I lost ‘Megatron’ by about mile 23 but I was with a fast flowing crowd by then. The Chicago marathon is excellent for its long straight roads. Around mile 23 or 24 it settles in for a final two-to-three mile straight and we flowed down it. I picked a third target-man and shifted my running style a few times to stop the growing aches, eventually I just gritted my teeth and ran. For the past few miles I’d been watching my clock, I knew I could still run a 7 minute mile and I’d got to 20 miles at 2 hours and 15 minutes. Even with my fatigue-fogged mind I knew that’d be 15 minutes for every 2 miles. I noticed at 22 miles I was still on target, by 24 miles I was 2hrs 45 minutes in and the window was closing. My legs were really seizing up, they felt like blocks of wood and moving them was hard enough, let alone keeping up with the crowd and my target pace. Having passed a guy who’d slowed to a walk, loudly admonishing himself with “FOCUS, dammit man FOCUS!” I decided to take his advice and focused my mind on the finish line.

As I pushed for my final sprint I knew I’d managed a sub-3hr marathon. Passing over the line I heard the guy next to me roar his way home, clearly I wasn’t the only one pushing for the 3 hour mark. And I decided to give in to the American enthusiasm and euphoria, I lifted my hands to the sky and started laughing. It was unexpectedly sunny, I’d got the time I was looking for, I was about to get a new shiny medal for my collection, and I had a ticket for a free beer in my pocket. All was good with the world, very good.

That'll do pig

That’ll do, pig

 

So… that’s it. I’ve now run a sub-3hr marathon. And I’ve told everyone that that’s now enough for me, I’m happy with that and will run all future marathons at a much more relaxed pace. That’s the one thing that’s clear – I will be running more marathons. The Berlin and Chicago marathons are both part of the World Marathon Majors, I do realise these are nothing more than a marketing ploy, but I’ve fallen for it hook-line-and-sinker. I want to run them all. Besides, I’ve always wanted to go to New York and Tokyo. And Boston… I guess. But next up is London, if I can get a place, or New York, which I can always buy a ticket for.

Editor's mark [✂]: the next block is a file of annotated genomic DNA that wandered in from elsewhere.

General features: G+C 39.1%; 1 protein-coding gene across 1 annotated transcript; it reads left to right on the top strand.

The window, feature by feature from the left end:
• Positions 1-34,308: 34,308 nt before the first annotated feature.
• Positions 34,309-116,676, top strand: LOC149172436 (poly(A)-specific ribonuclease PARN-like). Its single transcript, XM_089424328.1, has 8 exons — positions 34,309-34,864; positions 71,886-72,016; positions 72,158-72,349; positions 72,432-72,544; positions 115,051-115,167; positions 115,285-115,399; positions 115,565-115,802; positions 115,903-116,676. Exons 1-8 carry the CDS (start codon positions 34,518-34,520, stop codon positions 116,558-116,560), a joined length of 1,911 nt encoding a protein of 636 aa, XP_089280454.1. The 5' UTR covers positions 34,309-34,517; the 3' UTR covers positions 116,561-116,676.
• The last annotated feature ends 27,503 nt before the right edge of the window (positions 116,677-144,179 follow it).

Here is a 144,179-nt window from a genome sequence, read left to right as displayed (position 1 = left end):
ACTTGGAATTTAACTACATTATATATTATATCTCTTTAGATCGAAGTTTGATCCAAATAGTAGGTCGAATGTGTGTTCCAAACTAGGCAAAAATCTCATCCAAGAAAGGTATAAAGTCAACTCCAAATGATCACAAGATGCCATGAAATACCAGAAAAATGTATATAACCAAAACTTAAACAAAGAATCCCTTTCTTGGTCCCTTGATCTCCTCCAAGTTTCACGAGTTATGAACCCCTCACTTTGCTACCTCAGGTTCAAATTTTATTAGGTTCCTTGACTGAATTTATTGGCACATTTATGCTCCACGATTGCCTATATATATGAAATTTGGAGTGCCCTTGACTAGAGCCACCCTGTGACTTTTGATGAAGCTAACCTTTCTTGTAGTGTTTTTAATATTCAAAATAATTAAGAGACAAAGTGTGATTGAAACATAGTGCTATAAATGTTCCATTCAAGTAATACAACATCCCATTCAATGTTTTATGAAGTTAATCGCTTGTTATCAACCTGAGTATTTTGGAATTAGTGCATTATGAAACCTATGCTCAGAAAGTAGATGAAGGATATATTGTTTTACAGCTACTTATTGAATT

And whilst I say now that I will be trying to run them at a more relaxed, achievable pace, I know I’ll be pushing myself as hard as I can on the day. Maybe I’ll knock it down to a sub 2hr 50 marathon…

My fortnight in film – Weeks 14 and 15

15 Apr

I find that I go in cycles of how I pass my downtime, either reading, watching good TV, watching movies or playing computer games. At the moment I’ve been stuck in a cycle of watching Breaking Bad then House of Cards and Walking Dead and now I’ve picked up Nurse Jackie and True Detective with Game of Thrones coming up. But then again there’s a bunch of great films coming up that I’m not going to miss, so maybe I’ll break out of my current obsession and kick into a new. For now though I have three films from the last two weeks to discuss.

Avengers Assemble (I watched the Blu Ray but also on Netflix)

I love superhero films, I don’t care whether they’re childish, unrealistic, a pointless punch-em-kick-em blast of primary colours with little educational value, I love them. Movies for me can be educational, they can be inspirational and touch on deeper themes whilst holding up a mirror on society but I tend to enjoy those that just block my reality, just suspend my disbelief and present a portal into another person’s imagination. There’s very few people’s imaginations that I would prefer to spend my non-working hours in than that of Joss Whedon and when he takes the work of others and fine tunes it into a film like the Avengers, well then I’m more than happy to spend countless hours enjoying the results.

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Avengers Assemble is quite an ambitious project when you think about it; bringing together four separate film franchises and giving them enough scope and personality within a single film whilst simultaneously building in side-characters, a cojent narrative and allow all the characters in it a chance to bounce off each other in a way that’s respectful of the previous films and both engaging and amusing. It’s just an unthinkable task when you concieve it, however in Whedon we trust and in the Avengers Assemble he delivered.

That is not to say it’s a perfect film. I wince whenever the scene in Germany starts; a lazy comparison of the film’s villain with Hitler and a jarring piece of jingoism via Cap’n America in his red-white-n-blue; and the mysterious alien baddies are just a bit unbelievable, but altogether it is a very impressive film. I’m regularly told the fight sequence is too long at the end, but I would hastily disagree – without the length the victory would appear too easy. This is why everyone gets beaten a little, everyone takes a punch and takes it hard, without the fight-back you wouldn’t be invested. The long sequence which follows one character to another, from street level to rooftops, from flying chariots to Grand Central Station via the back of a flying worm thing and ending with the greatest comedy punch ever, it’s one of my favourite cinematic moments of all time.